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  1. TDT monitors gas saturation in heterogeneous reservoir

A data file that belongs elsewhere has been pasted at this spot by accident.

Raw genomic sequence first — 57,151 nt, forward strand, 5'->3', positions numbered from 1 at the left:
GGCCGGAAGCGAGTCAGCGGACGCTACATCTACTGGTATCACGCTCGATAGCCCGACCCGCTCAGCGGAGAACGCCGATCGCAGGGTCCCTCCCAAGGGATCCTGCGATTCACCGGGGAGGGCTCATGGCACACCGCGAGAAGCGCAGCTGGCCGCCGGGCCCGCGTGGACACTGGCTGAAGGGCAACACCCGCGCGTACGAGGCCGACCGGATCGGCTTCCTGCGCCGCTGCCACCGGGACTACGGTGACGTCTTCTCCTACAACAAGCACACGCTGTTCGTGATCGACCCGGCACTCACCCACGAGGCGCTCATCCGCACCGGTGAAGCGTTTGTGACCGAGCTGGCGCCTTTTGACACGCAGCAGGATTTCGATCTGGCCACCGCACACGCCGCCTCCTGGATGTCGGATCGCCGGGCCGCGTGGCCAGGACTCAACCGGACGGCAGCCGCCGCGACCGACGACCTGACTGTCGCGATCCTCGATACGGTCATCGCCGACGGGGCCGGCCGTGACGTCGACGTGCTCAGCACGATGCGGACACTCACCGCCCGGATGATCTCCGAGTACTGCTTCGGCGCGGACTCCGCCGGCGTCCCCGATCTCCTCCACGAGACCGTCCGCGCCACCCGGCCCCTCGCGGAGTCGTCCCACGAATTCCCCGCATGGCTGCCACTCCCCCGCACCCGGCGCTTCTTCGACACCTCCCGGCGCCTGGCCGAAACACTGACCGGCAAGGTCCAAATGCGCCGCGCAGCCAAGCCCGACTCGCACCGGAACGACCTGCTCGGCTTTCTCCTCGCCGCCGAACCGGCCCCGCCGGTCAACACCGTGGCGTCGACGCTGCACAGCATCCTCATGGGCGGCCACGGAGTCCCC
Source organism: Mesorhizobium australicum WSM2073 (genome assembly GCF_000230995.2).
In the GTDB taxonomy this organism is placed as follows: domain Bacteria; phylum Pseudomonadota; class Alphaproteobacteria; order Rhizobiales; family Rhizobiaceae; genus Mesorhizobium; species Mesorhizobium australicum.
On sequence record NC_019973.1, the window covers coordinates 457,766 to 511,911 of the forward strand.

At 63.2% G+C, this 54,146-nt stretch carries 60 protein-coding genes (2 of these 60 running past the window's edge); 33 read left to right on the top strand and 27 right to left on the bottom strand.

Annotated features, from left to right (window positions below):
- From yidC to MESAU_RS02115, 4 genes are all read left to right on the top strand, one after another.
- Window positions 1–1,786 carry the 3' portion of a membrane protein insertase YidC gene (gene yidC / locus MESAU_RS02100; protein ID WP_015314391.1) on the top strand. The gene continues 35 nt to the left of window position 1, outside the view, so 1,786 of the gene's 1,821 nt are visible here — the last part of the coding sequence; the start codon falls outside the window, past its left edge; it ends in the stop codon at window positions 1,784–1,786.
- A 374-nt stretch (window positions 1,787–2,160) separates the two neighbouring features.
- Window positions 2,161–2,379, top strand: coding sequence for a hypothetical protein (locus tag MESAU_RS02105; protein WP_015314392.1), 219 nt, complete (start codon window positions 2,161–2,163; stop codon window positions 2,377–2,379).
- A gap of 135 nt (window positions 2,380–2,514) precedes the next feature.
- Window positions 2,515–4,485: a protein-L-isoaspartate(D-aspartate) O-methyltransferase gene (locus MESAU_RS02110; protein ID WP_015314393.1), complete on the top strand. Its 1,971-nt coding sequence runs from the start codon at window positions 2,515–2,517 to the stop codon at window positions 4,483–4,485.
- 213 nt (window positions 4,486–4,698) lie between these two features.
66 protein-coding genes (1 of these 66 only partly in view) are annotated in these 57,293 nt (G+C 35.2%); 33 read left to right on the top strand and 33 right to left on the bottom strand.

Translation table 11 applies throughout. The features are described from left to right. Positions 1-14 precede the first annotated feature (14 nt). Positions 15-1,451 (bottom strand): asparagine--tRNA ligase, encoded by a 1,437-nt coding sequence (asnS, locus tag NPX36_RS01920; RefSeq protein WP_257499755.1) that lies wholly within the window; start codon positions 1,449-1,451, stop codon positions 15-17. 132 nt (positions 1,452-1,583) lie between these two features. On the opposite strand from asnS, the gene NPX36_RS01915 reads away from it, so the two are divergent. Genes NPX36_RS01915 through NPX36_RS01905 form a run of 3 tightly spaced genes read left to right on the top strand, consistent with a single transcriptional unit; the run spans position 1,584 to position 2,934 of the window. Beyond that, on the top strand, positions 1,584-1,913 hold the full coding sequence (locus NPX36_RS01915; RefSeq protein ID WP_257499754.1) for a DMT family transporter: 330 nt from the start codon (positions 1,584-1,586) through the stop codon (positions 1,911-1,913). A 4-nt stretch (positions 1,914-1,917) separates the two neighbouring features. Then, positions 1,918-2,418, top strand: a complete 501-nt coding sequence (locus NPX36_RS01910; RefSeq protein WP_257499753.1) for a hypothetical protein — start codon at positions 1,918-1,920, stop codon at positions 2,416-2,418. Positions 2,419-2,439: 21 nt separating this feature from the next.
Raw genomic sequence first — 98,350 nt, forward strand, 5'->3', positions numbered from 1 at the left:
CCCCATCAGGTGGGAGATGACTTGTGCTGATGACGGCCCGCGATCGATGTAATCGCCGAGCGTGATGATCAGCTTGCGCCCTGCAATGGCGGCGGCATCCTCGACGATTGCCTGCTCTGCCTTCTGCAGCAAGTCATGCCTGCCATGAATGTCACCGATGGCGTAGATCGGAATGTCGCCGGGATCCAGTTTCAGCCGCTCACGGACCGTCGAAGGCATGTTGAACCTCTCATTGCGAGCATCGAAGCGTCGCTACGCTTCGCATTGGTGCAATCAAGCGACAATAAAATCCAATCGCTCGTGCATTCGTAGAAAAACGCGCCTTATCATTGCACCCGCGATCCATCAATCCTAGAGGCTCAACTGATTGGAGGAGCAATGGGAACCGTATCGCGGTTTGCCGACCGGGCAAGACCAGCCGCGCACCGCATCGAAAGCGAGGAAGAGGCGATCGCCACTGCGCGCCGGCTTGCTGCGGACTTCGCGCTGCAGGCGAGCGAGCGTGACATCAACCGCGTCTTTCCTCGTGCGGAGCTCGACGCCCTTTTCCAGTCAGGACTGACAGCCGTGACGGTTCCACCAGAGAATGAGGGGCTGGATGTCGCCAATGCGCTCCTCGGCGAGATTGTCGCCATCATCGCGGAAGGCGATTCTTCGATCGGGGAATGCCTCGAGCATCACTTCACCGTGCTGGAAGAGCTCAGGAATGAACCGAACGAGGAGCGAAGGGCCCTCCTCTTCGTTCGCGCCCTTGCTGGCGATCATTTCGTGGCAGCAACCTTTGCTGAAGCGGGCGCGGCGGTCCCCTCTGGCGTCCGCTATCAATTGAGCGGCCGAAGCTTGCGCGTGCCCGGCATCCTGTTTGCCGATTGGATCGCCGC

Gharib M. Hamada, Musaed N.J. Al-Awad King Saud University Riyadh, Saudi Arabia Thermal decay time (TDT) logs were used for determining the gas/oil contact in wells in the Zeit Bay field in Egypt. Gas/oil contact in the field was revised using the results from the model that was developed. This revision led to an accurate definition of the oil leg and to the drilling of three additional wells in the field. The analysis was based on more than 70 TDT (thermal decay time) runs, open hole logs, pressure data from 12 infill wells, and production records from all Zeit Bay wells. The analysis followed the Polyachenko model of functional relationship between count rates and gas saturation. Several crossplots were made for the same range of porosity and connate water saturation. These crossplots included: Formation capture cross section (SIGM) Total selected near detector counts (TSCN) Total selected far detector counts (TSCF) Capture cross section of the borehole (SIBH) Inelastic far detector counts (INFD). Each crossplot gave a definite diagnostic shape around the depth of the gas/oil contact. By using these crossplots, it is possible to calculate gas saturation from a stand-alone run. The model was validated by RFT (reservoir formation tester) and open hole log data from infill wells. Also, the analysis was successfully applied in wells without an ambiguous gas/oil contact. Zeit Bay The Zeit Bay field has a northwest-southeast trending structure comprising clastic and carbonate rocks overlaying a tilted block of granitic basement. The field was discovered in 1981. About 40 development wells were once active producers. A total of 25 wells remain active. Production from the field commenced in 1984 and reached about 200 million bbl, in l996. The average field GOR started to increase by the end of 1987 (Fig. 1 [94,694 bytes]) . The reservoir in the Zeit Bay field is in complete hydraulic communication and has a complex drive mechanism. 1 The primary recovery mechanism is a solution gas drive supported by gas-cap expansion, gravity drainage, and aquifer support. Gas injection is optimized to a level of more than 70% of total gas production. A secondary-recovery scheme of gas reinjection into the original gas cap was initiated to maintain reservoir energy and minimize pressure decline. Hence, accurate detection of gas movement is very critical. In a considerable number of wells, difficulties were encountered for monitoring gas/oil contacts, and conventional methods, based on the response of gas indicator curves, led to a false indication of formation gas/oil contacts. The gas movement in Zeit Bay field is affected by a large number of factors such as cumulative production, well location, formation dipping, fracture direction, and the degree of communication between producing and gas-injection wells.2 These factors made the determination of the gas/oil contact a difficult task without running cased hole logs and taking reliable data from these logs. The TDT-P log run, unfortunately, in most of the high GOR wells gave an apparent response of the gas/oil contact in the shut-in pass (Fig. 2 [103,483 bytes]) that was deeper than in the flowing pass (Fig. 3 [89,223 bytes]) . Therefore, the results from these TDT-P runs became inconclusive for reservoir monitoring. These inconclusive logging results are due to the effect of the following factors on the TDT-P measurements: Gas channeling behind the casing due to bad cement Well bore fluid changes Gas coning Porosity and lithology changes Presence of formation stimulation fluid (hydrochloric acid) Borehole fluid invasion into the reservoir. Model objectives The objective was to develop a functional relationship between the TDT-P records and a crossplot model. This approach can distinguish the gas/oil contact change attributed to reservoir performance behavior. This model is based on the data base constructed for each well in the field and includes: 3-5 Well performance Original gas/oil contact Raw data from both open hole logs and TDT-P. Gas saturation detection Data from about 70 TDT runs in the Zeit Bay field, with the assistance from open hole logs, outlined the behavior of the TDT near and far rate counts in the oil and gas zones. This behavior is represented by a set of crossplots for the same range of porosity and connate water saturation and for the same lithology. This model was consistent with the behavior of the count rates for the near and far detectors based on the Polyachenko analytical model. 6-8 These crossplots can differentiate between the response of the formation gas and gas in the borehole. All TDT data were plotted in a linear scale to produce the model that is composed of the crossplots of TSCF-TSCN, SIGM-TSCN, SIGM-INFD, and SIGM-SIBH. The gas saturation model was applied in the Zeit Bay field. Each model crossplot had a definite shape for the cases of: Bore hole gas stage Formation gas saturation changes Formation fully saturated by gas. Borehole fluid change If borehole fluid is water and/or oil and the formation has no gas, there is no significant change in both near and far counts. This phenomenon is represented by the interval A-B on the different crossplots in Figs. 4a-d. [130,851 bytes] When the borehole fluid changes to gas, both near and far counts increase abruptly. This is represented by interval B-C on Figs. 4a-d. This phenomenon is a straight line on the TSCF-TSCN crossplot with a slope less than unity because the increase in the near count is greater than that of the far count. On both SIGM-TSCN and SIGM-INFD crossplots, interval B-C is a nearly horizontal line because the SIGM value is not affected by the borehole fluid change; however, both TSCN and INFD counts increase abruptly. On the SIGM-SIBH plot, B-C also is a straight line but in reverse direction because SIBH decreases steeply. Formation gas saturation Interval C-D represents the effect of formation gas saturation. The TSCF-TSCN crossplot (Fig. 4a) shows that as the gas saturation increases, the near count rates remain without significant changes. However, the far counts increase, and therefore, the curve points upward. The SIGM-TSCN crossplot (Fig. 4b) shows a decrease in SIGM value; therefore, the curve points downward. The SIGM-INFD crossplot (Fig. 4c ) shows that the INFD values stay at their higher values without a significant change; therefore, the curve points downward. The SIGM-SIBH crossplot (Fig. 4d) shows that the SIBH is not affected by the change in the formation fluid; therefore, the curve points downward. Gas saturated formation The TDT-P was run in gassed-out zones in many of the Zeit Bay field wells. Interval D-E represents the TDT-P response in gas-saturated formations. The TSCF-TSCN crossplot shows that the near and far count rates decrease, so that the curve bends backward, at a certain point representing the gas/oil contact. The SIGM-TSCN crossplot indicates that the SIGM value showed a slight decrease; therefore, the curve bends backwards at the gas/oil contact. The SIGM-INFD crossplot indicates that there is a significant decreases in the INFD values; therefore, the curve bends backward at the gas/oil contact. The SIGM-SIBH crossplot shows that the SIBH is not affected by this phenomenon; therefore, the curve does not change. Acid effect Acid treatments are used in the Zeit Bay field to improve formation permeability around the borehole in carbonate reservoirs. The TDT-P in an acid-treated interval gives high SIGM values. Also TSCF and TSCN slightly increase, because these are porosity and lithology dependent. The INFD and SIBH values are independent of this phenomenon. The D S acid calculated by comparing the before and after acid logging runs is as follows: 9 D S acid = D S log - D S base (1) where: D S acid = Increase in SIGM because of the acid effect D S log = SIGM values logged after acid D S base = SIGM values logged before acid. The effect of the acid on the SIGM value should be subtracted for use in the model as following. SIGM = S monitor - 2 S base (2) where: S monitor is SIGM of the interpreted log. In cases where the base run was absent, the open hole logs were used with the value of the capture cross section of the matrix S m f to construct a base run "synthetic base run," using the following equation: S syn = S m (1- f oh -V SH ) + S SH V SH + f oh [ S w S woh + S h (1-S woh )] (3) where: S syn = The estimated values of SIGM S m = Matrix Sigma estimated f oh = Formation porosity from open hole logs V SH = Volume of shale per unit volume S SH , S w , S h = Capture cross sections of shale, water, and hydrocarbon, respectively. The S m was estimated from the SIGMA-PHIOH crossplot (Fig. 5 [50,320 bytes]) . 10 Fig. 5 shows that this crossplot has been used for data of average S woh of about 10%. Using the field parameter, the intersect section of the Y axis was defined when f oh =1 and calculated using Equation 3 at 35.85 c.u. While the intersect with the Y axis when f oh = 0 gives S m = 7 c.u. Lithology, porosity Fig. 6 [50,389 bytes] shows the behavior of TSCF-TSCN crossplot in both sandstone and limestone reservoirs with the same porosity. This figure indicates that the tool response in gas carbonate reservoirs, which are the points clustered around B, has the same response as the oil sand, which are the points clustered around C. These phenomena made it necessary to define a well's lithology before using the model. On the other hand, Fig. 7 [48,768 bytes] shows the behavior of the same crossplot for l5 and 30% porosity in a limestone reservoir. It is clear that there is an insignificant change in both TSCF and TSCN counts in the 25 and 30% porosity range. For low porosity, 15% average, the reading of the TSCF higher than that of the high porosity may give a false indication of a gas zone unless these phenomena are included in the interpretation. Gas coning Gas coning is a well-known phenomenon in some reservoirs, especially in those with a primary gas cap. To overcome this problem, several shut-in and flowing passes need to be run with the TDT. The gas coning phenomenon was detected in some wells by comparing the SIGM values in both shut-in and flowing passes. Fig. 8 [135,265 bytes] shows the SIGM values recorded in both shut-in and flowing passes, SIGM94S and SIGM94F in the second track. Below 5,530 ft, there is an apparent similarity of both readings because as the two curve reflect the oil readings, and above 5,030 ft the curves reflect the gas reading. This depth represents gas/oil contact. Between these two depths, SIGM94F is less than SIGM94S. This is due to gas coning. The shut-in pass reading detects the gas/oil contact, with the gas saturation charts. Gas saturation Two TDT-P runs in Well No. 8 in 1992 and 1994, gave the response of gas/oil contact in the shut-in pass lower than that in the flowing pass (Figs. 2 and 3). Based on well performance and the TDT reading, the gas/oil contact was determined from the flowing pass at 4,786 ft. This matched the results of the gas-saturation model with the data of the TDT-P run in 1994. Fig. 9 [51,696 bytes] illustrates the behavior of the SIGM-INFD crossplot at the gas/oil contact at 4,623 ft. The gas saturation model was used to interpret the gas/oil contact in 18 wells in the field. These detected gas/oil contacts were plotted on the Zeit Bay well location map to construct the iso-gas level contour map (Fig. 10 [88,880 bytes]) . The well locations for three new infill wells in the western flank of the Zeit Bay field were determined based on the iso-gas level contour map (Fig. 10). Open-hole logging in these wells verified the expected gas/oil contact. References Shell, Reservoir simulation study of the Zeit Bay field, Gulf of Suez, Egypt, 1988 updates SUCO Report. EL Hamalawy F., Swidan N., Elfatah, G.A., Baden, I., "A conventional reservoir engineering approach for managing a difficult field," Paper No. SPE26405. Smith, H.D., Wyatt, D.F., and Arnold, D.M., "Obtaining intrinsic formation capture cross sections with pulsed neutron capture logging tools," 29th SPWLA Symposium, June 1988. Bonnine, R.J.M., "Evaluation of various pulsed neutron capture logging tools under well defined laboratory conditions," SPWLA 32nd Annual Logging Symposium, June 16-19, 1991. Fitz, D.E., and Ganapathy, N., "Quantitative monitoring of fluid saturation changes using cased-hole logs," SPWLA 34th Annual Logging Symposium, June 13-16, 1993. Pennebaker, E.S., "Pulsed neutron capture log evaluation using synthetic base logs," JPT, pp.667-74, April 1980. Hart, E.P., and Pohler, A.M., "Pulsed neutron log analysis techniques and results for Gulf Coast and East Texas Sandstones," SPWLA Thirtieth Annual Logging Symposium, June 11-14, 1989. Dunn, K.J., Guo, D.S., and Zalan, T.A., "Gas/Steam Saturation Effect on Pulsed Neutron Capture Count Rates," The Log Analyst, March- April 1994, pp. 52-62. Crowith, R.J., Mengel, C., and Frank, L.M, "Applications of pulsed-neutron-capture logs in Ekofisk area fields," SPE Formation Evaluation, March 1990, pp. 16-22. Schlumberger, Cased hole log interpretation, principles/application, Schlumberger Ltd., Paris, 1989, p.16-45. The Authors Gharib M. Hamada is an associate professor with King Saud University, Saudi Arabia. He is a professor of well logging and applied geophysics. He previously was with the Technical University of Denmark and the College of Engineering, Sultan Qaboos University, Oman. Hamada has a BS and MS from Cairo University and a DEA and Doc D'Ing degrees from Bordeaux University in France. He is a member of SPE SPWLA, SCA, and SEG. Musaed N.J. Al-Awad is an assistant professor with King Saud University in Saudi Arabia. He is a professor of oil and gas well drilling engineering and petroleum-related rock mechanics. Al-Awad has a BS and MS from King Saud University, and a PhD from Heriot-Watt University, Edinburgh. Copyright 1998 Oil & Gas Journal. All Rights Reserved.